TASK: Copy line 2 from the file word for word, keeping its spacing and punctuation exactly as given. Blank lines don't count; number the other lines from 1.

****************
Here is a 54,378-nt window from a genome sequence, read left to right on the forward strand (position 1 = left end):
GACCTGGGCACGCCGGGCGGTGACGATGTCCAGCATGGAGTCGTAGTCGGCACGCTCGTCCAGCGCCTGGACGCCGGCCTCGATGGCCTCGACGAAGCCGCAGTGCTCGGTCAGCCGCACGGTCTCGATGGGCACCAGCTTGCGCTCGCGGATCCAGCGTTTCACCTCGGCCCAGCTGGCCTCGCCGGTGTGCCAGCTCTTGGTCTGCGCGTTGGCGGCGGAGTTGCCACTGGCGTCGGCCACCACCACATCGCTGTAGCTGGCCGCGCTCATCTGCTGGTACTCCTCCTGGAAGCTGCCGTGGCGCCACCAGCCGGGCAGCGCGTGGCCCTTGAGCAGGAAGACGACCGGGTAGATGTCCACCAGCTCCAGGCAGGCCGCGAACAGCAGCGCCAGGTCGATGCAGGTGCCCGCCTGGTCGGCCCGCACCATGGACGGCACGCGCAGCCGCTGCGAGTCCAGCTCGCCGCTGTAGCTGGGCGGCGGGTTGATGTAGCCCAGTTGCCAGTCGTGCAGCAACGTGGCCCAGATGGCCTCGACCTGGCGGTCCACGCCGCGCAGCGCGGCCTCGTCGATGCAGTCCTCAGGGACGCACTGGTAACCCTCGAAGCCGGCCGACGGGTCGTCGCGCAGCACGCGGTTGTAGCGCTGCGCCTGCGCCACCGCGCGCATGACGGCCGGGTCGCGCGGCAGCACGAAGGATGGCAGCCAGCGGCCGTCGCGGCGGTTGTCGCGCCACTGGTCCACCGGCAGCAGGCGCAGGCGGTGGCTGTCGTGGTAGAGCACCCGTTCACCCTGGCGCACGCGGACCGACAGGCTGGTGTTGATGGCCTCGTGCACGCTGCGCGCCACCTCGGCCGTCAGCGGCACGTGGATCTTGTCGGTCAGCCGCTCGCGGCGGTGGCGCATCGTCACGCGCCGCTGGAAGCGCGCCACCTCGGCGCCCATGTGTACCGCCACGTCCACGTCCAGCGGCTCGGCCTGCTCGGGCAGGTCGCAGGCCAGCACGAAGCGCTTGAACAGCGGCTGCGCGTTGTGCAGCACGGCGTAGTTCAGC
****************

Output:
GACCTGGGCACGCCGGGCGGTGACGATGTCCAGCATGGAGTCGTAGTCGGCACGCTCGTCCAGCGCCTGGACGCCGGCCTCGATGGCCTCGACGAAGCCGCAGTGCTCGGTCAGCCGCACGGTCTCGATGGGCACCAGCTTGCGCTCGCGGATCCAGCGTTTCACCTCGGCCCAGCTGGCCTCGCCGGTGTGCCAGCTCTTGGTCTGCGCGTTGGCGGCGGAGTTGCCACTGGCGTCGGCCACCACCACATCGCTGTAGCTGGCCGCGCTCATCTGCTGGTACTCCTCCTGGAAGCTGCCGTGGCGCCACCAGCCGGGCAGCGCGTGGCCCTTGAGCAGGAAGACGACCGGGTAGATGTCCACCAGCTCCAGGCAGGCCGCGAACAGCAGCGCCAGGTCGATGCAGGTGCCCGCCTGGTCGGCCCGCACCATGGACGGCACGCGCAGCCGCTGCGAGTCCAGCTCGCCGCTGTAGCTGGGCGGCGGGTTGATGTAGCCCAGTTGCCAGTCGTGCAGCAACGTGGCCCAGATGGCCTCGACCTGGCGGTCCACGCCGCGCAGCGCGGCCTCGTCGATGCAGTCCTCAGGGACGCACTGGTAACCCTCGAAGCCGGCCGACGGGTCGTCGCGCAGCACGCGGTTGTAGCGCTGCGCCTGCGCCACCGCGCGCATGACGGCCGGGTCGCGCGGCAGCACGAAGGATGGCAGCCAGCGGCCGTCGCGGCGGTTGTCGCGCCACTGGTCCACCGGCAGCAGGCGCAGGCGGTGGCTGTCGTGGTAGAGCACCCGTTCACCCTGGCGCACGCGGACCGACAGGCTGGTGTTGATGGCCTCGTGCACGCTGCGCGCCACCTCGGCCGTCAGCGGCACGTGGATCTTGTCGGTCAGCCGCTCGCGGCGGTGGCGCATCGTCACGCGCCGCTGGAAGCGCGCCACCTCGGCGCCCATGTGTACCGCCACGTCCACGTCCAGCGGCTCGGCCTGCTCGGGCAGGTCGCAGGCCAGCACGAAGCGCTTGAACAGCGGCTGCGCGTTGTGCAGCACGGCGTAGTTCAGC